150. Strong Support Fight the power.--Catlemur (talk) 16:24, 30 June 2015 (UTC)Reply[reply]
  151. Strong support with the recommendation. Nergaal (talk) 17:45, 30 June 2015 (UTC)Reply[reply]
  152. Support including a banner. This legislation has the potential to directly affect the quality of the encyclopedia. VQuakr (talk) 19:02, 30 June 2015 (UTC)Reply[reply]
  153. Support I support having some sort of banner, but the existing white banner is super annoying, the graphics make it appear way too large when using a small browser window. Suppafly (talk) 21:27, 30 June 2015 (UTC)Reply[reply]
  154. STRONG SUPPORT - We need to stand up & fight against this bullshit of a "law" - It's absolutely moronic and benefits no one!!, People should be allowed to take and upload images of public buildings in a public place!. –Davey2010Talk 21:38, 30 June 2015 (UTC)Reply[reply]
  155. Support This law will damage Wikipedia. Bass-Kuroi (talk) 01:13, 1 July 2015 (UTC)Reply[reply]
  156. SUPER EPIC STRONG SUPPORT!!! This is a completely absurd law. If this law is passed, it means we cannot even take pictures of buildings and distribute them! Not only a problem on Wikimedia projects, but for millions of photographers!!! Unlimited FAAKS given to this stupid @$$ law!!! --Fazbear7891 (talk) 02:06, 1 July 2015 (UTC)Reply[reply]
  157. Support as a Commons admin who's going to have a right fucking headache if this becomes law. -mattbuck (Talk) 06:50, 1 July 2015 (UTC)Reply[reply]
  158. Support as an EU citizen.Xx236 (talk) 06:59, 1 July 2015 (UTC)Reply[reply]
  159. Support as a matter of saving admin's time if not anything else. Ezrado (talk) 12:22, 1 July 2015 (UTC)Reply[reply]
  160. Support FoP is just common sense. This would affect the project as a whole and should be protested project wide (site wide). --lTopGunl (talk) 14:16, 1 July 2015 (UTC)Reply[reply]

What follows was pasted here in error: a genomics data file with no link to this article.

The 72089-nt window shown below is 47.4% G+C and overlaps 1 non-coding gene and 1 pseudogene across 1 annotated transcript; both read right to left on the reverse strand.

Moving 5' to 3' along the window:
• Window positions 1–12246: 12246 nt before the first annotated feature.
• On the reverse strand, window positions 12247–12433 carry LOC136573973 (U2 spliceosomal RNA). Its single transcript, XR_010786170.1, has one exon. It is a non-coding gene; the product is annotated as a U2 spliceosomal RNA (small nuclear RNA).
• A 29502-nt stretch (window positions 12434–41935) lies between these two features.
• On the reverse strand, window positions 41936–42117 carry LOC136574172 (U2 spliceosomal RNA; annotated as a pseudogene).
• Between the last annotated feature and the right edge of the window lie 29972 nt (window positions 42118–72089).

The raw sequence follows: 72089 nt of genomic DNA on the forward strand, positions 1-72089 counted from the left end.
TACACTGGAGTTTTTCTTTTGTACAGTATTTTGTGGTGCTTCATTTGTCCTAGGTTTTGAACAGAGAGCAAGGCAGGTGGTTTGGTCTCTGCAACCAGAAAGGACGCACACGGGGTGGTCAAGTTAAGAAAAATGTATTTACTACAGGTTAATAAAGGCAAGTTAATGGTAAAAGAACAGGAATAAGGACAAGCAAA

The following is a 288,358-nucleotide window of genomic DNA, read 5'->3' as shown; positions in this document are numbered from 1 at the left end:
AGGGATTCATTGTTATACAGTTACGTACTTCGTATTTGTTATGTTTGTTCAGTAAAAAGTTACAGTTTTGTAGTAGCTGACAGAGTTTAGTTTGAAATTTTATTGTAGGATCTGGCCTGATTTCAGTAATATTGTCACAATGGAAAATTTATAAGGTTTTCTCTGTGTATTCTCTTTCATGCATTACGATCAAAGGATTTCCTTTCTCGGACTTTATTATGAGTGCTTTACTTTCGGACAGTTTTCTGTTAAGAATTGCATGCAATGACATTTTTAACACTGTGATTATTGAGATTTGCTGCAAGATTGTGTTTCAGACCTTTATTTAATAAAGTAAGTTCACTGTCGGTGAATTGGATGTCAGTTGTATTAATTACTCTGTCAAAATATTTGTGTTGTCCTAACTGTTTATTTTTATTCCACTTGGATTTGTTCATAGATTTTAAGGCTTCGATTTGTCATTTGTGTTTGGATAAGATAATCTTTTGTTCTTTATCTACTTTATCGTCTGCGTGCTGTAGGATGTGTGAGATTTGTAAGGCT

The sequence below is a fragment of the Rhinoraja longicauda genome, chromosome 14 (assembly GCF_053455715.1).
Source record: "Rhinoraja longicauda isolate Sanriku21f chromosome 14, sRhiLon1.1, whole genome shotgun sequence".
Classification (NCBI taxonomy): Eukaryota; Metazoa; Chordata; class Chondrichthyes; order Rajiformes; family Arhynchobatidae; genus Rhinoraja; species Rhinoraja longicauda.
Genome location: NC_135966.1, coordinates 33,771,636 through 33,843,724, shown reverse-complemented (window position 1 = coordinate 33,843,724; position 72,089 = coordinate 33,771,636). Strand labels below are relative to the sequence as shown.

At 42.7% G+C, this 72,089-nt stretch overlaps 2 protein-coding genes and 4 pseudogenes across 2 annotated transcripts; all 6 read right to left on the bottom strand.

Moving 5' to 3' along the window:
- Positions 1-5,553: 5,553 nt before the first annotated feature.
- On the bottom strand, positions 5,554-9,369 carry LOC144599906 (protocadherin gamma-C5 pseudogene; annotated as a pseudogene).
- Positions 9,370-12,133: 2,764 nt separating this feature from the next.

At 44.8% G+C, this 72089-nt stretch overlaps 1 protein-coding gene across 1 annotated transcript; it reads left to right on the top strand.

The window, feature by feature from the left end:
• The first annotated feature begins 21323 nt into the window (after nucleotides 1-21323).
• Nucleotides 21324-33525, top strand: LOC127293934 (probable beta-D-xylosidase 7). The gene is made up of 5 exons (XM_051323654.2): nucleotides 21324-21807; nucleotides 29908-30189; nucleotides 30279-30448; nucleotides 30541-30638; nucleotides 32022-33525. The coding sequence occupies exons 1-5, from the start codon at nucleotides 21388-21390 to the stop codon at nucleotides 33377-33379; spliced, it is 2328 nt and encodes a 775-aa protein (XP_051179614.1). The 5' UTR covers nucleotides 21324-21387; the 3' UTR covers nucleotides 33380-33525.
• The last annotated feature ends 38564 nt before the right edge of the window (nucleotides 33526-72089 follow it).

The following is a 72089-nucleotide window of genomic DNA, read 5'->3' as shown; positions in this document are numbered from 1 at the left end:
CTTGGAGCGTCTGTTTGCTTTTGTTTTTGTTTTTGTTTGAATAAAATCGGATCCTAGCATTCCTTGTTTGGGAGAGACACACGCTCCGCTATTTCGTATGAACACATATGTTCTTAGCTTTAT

161. Strong support Personally, I also think that a petition in support of FoP be created and linked from the banner. Don't just let people know about the issue...give them an opportunity to do something! AHeneen (talk) 15:29, 1 July 2015 (UTC)Reply[reply]
  162. Support: Censoring what is plainly in public view is Orwellian. Reify-tech (talk) 18:47, 1 July 2015 (UTC)Reply[reply]
  163. Support: This would be a really backward step for the EU to take. Leutha (talk) 19:05, 1 July 2015 (UTC)Reply[reply]
  164. Support: Who on earth would this benefit? --Anarchyte 00:08, 2 July 2015 (UTC)Reply[reply]
  165. Support, That amendment is stupid, and would hurt Wikipedia. --AmaryllisGardener talk 01:04, 2 July 2015 (UTC)Reply[reply]
  166. Support. Obviously. -- Visviva (talk) 02:53, 2 July 2015 (UTC)Reply[reply]
  167. Support - save the pictures! starship.paint ~ ¡Olé! 04:41, 2 July 2015 (UTC)Reply[reply]
  168. Support Unfortunately not an EU citizen, but on-board for the banners. Zortwort (talk) 05:45, 2 July 2015 (UTC)Reply[reply]
  169. Support Certainly we should be able to freely take pictures and publish anyone standing in front of places without groveling for permissions from everything in the background (a dozen street shops, some guys' weird cars, a parade of whatever). There is no sense at all in having a law that is unwieldy and totally against custom. Wikipedia would simply be an easy low hanging target and many others would also follow suit when the various robocops squash historic and journalistic photography. --Wetdreamshere (talk) 05:59, 2 July 2015 (UTC)Reply[reply]
  170. Support If it were a matter of restricting new uploads, I'd be opposed to the law but also opposed to the banners. If the new law is going t retroactively make thousands of files illegal—wow. People need to know. Does this mean people who've printed books, say, using these previously free images will now be subject to lawsuits? Curly Turkey ¡gobble! 11:24, 2 July 2015 (UTC)Reply[reply]
  171. Support as an European Union citizen. Hakken (talk) 13:42, 2 July 2015 (UTC)Reply[reply]
  172. Strong Support. To those who oppose any political stance by Wikipedia, I propose the following rule, justifying this, as well as the SOPA blackout: Wikipedia may not harm itself or, through inaction, allow itself to come to harm. (Adapted from Asimov's Three Laws of Robotics) Shankar Sivarajan 14:10, 2 July 2015 (UTC). — Preceding unsigned comment added by Shankarsivarajan (talkcontribs)